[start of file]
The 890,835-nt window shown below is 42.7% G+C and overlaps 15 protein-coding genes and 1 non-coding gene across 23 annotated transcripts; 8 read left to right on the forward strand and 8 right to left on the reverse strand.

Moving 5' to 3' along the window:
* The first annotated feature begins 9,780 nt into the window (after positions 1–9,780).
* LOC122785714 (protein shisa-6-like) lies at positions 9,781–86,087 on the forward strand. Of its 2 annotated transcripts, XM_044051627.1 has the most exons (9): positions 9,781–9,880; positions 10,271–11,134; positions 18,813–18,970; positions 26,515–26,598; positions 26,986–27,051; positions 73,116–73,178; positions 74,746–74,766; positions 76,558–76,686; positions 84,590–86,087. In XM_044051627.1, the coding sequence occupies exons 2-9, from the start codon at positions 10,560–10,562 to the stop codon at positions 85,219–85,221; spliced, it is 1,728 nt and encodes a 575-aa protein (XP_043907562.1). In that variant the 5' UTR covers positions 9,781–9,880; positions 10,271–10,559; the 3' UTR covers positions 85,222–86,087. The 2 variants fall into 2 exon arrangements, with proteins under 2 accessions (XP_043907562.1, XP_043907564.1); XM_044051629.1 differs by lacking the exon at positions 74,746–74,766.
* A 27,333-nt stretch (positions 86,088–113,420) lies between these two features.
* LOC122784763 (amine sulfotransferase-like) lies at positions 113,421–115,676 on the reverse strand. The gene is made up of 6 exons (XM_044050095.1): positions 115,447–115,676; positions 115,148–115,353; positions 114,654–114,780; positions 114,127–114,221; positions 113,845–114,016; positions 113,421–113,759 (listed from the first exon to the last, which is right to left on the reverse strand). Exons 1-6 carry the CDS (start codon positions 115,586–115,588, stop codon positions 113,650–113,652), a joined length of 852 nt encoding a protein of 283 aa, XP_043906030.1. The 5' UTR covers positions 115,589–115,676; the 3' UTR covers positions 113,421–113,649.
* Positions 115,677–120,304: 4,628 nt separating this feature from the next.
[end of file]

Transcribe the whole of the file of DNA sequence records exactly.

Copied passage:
The 890,835-nt window shown below is 42.7% G+C and overlaps 15 protein-coding genes and 1 non-coding gene across 23 annotated transcripts; 8 read left to right on the forward strand and 8 right to left on the reverse strand.

Moving 5' to 3' along the window:
* The first annotated feature begins 9,780 nt into the window (after positions 1–9,780).
* LOC122785714 (protein shisa-6-like) lies at positions 9,781–86,087 on the forward strand. Of its 2 annotated transcripts, XM_044051627.1 has the most exons (9): positions 9,781–9,880; positions 10,271–11,134; positions 18,813–18,970; positions 26,515–26,598; positions 26,986–27,051; positions 73,116–73,178; positions 74,746–74,766; positions 76,558–76,686; positions 84,590–86,087. In XM_044051627.1, the coding sequence occupies exons 2-9, from the start codon at positions 10,560–10,562 to the stop codon at positions 85,219–85,221; spliced, it is 1,728 nt and encodes a 575-aa protein (XP_043907562.1). In that variant the 5' UTR covers positions 9,781–9,880; positions 10,271–10,559; the 3' UTR covers positions 85,222–86,087. The 2 variants fall into 2 exon arrangements, with proteins under 2 accessions (XP_043907562.1, XP_043907564.1); XM_044051629.1 differs by lacking the exon at positions 74,746–74,766.
* A 27,333-nt stretch (positions 86,088–113,420) lies between these two features.
* LOC122784763 (amine sulfotransferase-like) lies at positions 113,421–115,676 on the reverse strand. The gene is made up of 6 exons (XM_044050095.1): positions 115,447–115,676; positions 115,148–115,353; positions 114,654–114,780; positions 114,127–114,221; positions 113,845–114,016; positions 113,421–113,759 (listed from the first exon to the last, which is right to left on the reverse strand). Exons 1-6 carry the CDS (start codon positions 115,586–115,588, stop codon positions 113,650–113,652), a joined length of 852 nt encoding a protein of 283 aa, XP_043906030.1. The 5' UTR covers positions 115,589–115,676; the 3' UTR covers positions 113,421–113,649.
* Positions 115,677–120,304: 4,628 nt separating this feature from the next.